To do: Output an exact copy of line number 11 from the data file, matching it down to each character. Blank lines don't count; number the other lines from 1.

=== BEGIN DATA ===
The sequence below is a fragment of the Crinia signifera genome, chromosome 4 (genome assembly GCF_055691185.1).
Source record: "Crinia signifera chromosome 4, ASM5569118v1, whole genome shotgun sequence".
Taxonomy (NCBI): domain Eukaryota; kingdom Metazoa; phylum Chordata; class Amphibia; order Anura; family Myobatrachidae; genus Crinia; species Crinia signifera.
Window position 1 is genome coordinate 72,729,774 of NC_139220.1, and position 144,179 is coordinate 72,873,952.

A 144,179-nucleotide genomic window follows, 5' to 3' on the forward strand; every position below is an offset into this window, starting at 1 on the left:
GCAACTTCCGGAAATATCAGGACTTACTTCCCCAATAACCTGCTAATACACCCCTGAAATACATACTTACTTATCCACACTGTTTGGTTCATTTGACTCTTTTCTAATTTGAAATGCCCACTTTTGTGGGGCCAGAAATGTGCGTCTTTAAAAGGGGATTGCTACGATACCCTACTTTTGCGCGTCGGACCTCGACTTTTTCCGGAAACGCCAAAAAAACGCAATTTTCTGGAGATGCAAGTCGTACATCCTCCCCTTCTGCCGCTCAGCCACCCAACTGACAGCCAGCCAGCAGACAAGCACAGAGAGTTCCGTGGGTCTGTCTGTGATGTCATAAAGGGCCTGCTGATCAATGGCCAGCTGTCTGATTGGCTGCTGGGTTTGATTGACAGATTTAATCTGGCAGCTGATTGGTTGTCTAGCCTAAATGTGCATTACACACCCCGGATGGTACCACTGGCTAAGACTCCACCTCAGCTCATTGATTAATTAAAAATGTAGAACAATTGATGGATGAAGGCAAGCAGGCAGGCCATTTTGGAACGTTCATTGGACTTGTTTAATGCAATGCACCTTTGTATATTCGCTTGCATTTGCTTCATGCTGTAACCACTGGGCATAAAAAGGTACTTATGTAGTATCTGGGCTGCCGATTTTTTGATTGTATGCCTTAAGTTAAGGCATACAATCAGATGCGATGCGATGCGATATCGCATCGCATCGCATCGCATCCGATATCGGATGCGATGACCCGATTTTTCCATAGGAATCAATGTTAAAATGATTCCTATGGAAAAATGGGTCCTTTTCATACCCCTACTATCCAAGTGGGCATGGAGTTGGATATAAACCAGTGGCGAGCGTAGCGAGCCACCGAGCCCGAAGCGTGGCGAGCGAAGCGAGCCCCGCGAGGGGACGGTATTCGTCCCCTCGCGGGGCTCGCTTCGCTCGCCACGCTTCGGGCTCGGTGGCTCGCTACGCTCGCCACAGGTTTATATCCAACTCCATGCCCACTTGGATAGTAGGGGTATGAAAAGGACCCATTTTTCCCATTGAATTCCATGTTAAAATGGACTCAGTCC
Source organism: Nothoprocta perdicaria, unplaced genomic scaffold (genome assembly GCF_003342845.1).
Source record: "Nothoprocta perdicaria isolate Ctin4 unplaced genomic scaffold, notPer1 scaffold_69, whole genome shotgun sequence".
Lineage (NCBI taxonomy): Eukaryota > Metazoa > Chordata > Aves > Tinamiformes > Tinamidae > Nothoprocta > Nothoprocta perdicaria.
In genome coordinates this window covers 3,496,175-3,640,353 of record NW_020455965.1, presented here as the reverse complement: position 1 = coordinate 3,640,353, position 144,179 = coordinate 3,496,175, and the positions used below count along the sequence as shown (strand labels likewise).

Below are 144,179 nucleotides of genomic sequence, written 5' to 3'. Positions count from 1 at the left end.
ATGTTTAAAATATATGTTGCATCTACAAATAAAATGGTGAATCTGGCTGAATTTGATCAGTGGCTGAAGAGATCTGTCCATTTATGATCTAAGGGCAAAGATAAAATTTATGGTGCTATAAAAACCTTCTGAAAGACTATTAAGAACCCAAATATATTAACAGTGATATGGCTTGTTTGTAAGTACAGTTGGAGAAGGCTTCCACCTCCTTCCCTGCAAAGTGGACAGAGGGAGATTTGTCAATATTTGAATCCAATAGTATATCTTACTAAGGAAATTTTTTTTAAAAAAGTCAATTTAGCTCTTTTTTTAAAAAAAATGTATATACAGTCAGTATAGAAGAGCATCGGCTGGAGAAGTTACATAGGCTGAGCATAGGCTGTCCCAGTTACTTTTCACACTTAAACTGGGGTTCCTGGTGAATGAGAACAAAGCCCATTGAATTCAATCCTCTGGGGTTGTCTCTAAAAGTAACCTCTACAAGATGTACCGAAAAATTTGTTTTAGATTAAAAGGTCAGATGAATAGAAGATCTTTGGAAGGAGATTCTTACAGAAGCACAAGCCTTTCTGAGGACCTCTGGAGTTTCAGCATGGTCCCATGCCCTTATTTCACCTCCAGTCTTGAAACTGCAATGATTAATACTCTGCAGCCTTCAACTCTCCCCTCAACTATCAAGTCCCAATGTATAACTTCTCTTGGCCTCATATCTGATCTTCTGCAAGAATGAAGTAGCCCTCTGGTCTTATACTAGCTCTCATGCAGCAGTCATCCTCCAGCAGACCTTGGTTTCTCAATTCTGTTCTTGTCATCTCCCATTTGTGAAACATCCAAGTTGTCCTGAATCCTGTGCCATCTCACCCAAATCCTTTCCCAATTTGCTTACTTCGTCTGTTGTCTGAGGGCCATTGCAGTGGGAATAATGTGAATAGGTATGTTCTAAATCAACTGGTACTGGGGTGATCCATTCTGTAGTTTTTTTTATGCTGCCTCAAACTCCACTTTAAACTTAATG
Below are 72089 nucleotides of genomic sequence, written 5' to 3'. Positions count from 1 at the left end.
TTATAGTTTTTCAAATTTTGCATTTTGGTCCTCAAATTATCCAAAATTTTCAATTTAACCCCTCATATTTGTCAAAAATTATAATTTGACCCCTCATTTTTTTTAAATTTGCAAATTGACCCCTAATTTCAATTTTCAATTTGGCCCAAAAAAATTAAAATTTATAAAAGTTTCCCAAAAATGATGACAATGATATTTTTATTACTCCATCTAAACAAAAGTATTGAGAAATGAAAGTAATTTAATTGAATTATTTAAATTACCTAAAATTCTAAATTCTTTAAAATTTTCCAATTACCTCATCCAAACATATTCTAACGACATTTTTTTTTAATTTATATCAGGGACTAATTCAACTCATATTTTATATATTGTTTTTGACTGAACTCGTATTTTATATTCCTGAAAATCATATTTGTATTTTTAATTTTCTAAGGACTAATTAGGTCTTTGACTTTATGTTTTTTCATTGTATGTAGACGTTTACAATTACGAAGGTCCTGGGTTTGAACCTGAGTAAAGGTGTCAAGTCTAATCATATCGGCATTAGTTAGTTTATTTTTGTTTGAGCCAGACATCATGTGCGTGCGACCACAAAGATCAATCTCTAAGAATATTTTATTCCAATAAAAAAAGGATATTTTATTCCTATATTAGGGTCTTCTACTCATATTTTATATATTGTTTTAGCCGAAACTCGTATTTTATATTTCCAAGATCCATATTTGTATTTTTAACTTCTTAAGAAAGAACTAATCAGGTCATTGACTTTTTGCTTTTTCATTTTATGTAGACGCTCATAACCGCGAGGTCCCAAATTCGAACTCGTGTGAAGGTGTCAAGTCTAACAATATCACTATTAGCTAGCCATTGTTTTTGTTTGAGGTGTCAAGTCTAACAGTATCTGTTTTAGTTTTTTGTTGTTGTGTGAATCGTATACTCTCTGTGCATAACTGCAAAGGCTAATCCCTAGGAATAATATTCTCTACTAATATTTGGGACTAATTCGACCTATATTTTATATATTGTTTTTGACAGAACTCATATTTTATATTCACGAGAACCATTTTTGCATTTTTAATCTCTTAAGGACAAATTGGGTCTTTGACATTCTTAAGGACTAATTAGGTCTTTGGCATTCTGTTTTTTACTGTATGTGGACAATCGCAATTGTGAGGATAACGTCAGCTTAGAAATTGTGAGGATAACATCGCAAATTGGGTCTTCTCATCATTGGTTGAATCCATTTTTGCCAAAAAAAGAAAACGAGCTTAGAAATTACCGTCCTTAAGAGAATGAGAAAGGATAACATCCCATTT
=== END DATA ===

Below are 144,179 nucleotides of genomic sequence, written 5' to 3'. Positions count from 1 at the left end.